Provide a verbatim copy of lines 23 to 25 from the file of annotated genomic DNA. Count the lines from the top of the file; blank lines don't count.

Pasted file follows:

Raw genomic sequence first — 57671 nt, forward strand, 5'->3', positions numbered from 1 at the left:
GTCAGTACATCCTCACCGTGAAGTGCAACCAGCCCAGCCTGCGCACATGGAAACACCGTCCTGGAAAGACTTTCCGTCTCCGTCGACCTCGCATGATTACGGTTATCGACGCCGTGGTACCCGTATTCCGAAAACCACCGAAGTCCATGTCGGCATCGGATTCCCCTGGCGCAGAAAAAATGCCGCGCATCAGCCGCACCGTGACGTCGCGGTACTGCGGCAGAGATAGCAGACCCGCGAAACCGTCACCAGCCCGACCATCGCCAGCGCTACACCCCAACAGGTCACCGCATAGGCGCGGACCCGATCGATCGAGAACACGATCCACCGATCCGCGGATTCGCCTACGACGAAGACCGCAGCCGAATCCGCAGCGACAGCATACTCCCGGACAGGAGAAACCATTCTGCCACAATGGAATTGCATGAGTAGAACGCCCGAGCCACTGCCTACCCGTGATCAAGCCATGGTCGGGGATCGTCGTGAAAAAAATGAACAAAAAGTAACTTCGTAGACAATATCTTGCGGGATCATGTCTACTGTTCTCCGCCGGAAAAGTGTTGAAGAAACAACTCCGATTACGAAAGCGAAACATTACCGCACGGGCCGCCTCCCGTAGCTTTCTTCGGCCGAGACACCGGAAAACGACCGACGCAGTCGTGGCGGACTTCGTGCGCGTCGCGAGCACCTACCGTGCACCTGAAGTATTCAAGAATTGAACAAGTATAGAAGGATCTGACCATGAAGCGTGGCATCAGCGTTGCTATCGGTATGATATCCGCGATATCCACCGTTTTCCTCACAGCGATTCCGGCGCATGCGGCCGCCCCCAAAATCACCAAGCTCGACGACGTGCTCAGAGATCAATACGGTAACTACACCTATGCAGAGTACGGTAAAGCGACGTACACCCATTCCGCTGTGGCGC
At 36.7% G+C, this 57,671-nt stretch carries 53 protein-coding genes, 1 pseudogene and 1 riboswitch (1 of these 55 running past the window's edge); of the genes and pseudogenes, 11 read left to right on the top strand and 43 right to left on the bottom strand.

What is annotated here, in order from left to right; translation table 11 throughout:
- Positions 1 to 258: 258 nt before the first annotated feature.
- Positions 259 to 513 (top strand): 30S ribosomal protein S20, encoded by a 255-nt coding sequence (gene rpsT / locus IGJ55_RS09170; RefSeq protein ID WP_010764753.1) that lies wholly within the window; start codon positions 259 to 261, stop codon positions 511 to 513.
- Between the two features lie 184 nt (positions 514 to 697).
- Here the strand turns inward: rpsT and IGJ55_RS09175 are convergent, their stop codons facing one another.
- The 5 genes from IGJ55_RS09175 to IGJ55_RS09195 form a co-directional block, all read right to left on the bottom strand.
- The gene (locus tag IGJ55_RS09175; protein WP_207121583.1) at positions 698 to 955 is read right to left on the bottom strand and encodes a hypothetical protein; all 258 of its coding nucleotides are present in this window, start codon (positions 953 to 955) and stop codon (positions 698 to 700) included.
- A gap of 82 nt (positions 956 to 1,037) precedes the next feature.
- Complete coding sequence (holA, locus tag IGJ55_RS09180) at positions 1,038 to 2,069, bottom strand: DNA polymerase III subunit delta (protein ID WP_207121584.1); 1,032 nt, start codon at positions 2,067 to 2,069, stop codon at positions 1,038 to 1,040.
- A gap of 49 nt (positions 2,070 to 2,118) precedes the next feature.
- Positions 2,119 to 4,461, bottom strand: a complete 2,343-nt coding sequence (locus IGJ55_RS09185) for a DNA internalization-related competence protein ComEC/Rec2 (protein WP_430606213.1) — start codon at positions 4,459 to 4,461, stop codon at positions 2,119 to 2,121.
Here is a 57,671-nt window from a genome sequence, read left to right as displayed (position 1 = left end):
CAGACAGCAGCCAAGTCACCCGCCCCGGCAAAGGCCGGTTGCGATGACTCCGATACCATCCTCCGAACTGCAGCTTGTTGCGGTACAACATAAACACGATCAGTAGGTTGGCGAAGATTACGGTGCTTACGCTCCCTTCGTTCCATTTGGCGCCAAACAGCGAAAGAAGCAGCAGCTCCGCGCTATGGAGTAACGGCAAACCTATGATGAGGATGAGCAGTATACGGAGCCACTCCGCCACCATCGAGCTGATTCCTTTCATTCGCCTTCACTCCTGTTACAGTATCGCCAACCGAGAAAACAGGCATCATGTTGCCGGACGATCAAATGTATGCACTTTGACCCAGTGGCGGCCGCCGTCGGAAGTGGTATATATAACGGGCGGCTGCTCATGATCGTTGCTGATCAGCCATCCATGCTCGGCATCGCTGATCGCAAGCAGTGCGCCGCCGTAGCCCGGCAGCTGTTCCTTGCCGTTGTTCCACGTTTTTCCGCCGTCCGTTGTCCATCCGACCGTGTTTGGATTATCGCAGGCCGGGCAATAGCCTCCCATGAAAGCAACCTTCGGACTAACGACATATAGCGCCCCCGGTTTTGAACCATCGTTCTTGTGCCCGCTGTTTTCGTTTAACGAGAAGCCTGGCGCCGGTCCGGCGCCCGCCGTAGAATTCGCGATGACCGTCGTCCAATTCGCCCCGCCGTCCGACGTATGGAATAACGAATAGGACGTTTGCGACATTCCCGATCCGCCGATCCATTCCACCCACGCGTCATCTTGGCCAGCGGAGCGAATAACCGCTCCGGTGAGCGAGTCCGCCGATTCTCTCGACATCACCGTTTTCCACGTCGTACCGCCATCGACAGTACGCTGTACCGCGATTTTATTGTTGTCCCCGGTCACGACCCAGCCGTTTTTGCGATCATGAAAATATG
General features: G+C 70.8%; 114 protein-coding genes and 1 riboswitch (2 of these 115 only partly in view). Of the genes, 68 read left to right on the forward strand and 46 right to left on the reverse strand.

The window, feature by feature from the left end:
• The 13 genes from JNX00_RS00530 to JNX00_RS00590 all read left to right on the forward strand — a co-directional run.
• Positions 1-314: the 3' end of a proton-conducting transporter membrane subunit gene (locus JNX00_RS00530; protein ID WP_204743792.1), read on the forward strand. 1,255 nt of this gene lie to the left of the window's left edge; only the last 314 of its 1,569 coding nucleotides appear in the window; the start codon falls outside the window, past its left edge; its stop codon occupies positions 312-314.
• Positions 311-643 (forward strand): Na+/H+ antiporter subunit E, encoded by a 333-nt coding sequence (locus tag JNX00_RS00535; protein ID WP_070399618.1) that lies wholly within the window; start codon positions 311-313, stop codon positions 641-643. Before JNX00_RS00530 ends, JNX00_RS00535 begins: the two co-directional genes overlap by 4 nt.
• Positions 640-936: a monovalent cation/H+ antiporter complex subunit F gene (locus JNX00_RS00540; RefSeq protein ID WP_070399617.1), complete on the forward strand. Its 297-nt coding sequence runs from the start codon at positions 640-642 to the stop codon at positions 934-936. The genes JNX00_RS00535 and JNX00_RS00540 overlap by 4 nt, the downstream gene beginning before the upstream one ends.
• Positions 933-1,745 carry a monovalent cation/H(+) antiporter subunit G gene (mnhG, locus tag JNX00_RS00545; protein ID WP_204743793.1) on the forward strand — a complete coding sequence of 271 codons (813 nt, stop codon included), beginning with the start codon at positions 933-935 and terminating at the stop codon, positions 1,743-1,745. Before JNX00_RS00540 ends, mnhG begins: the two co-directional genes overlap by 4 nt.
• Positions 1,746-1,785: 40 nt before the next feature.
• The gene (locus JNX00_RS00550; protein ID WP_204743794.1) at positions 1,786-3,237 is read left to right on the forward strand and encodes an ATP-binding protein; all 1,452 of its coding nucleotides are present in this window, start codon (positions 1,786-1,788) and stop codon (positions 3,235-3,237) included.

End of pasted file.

• Positions 933-1,745 carry a monovalent cation/H(+) antiporter subunit G gene (mnhG, locus tag JNX00_RS00545; protein ID WP_204743793.1) on the forward strand — a complete coding sequence of 271 codons (813 nt, stop codon included), beginning with the start codon at positions 933-935 and terminating at the stop codon, positions 1,743-1,745. Before JNX00_RS00540 ends, mnhG begins: the two co-directional genes overlap by 4 nt.
• Positions 1,746-1,785: 40 nt before the next feature.
• The gene (locus JNX00_RS00550; protein ID WP_204743794.1) at positions 1,786-3,237 is read left to right on the forward strand and encodes an ATP-binding protein; all 1,452 of its coding nucleotides are present in this window, start codon (positions 1,786-1,788) and stop codon (positions 3,235-3,237) included.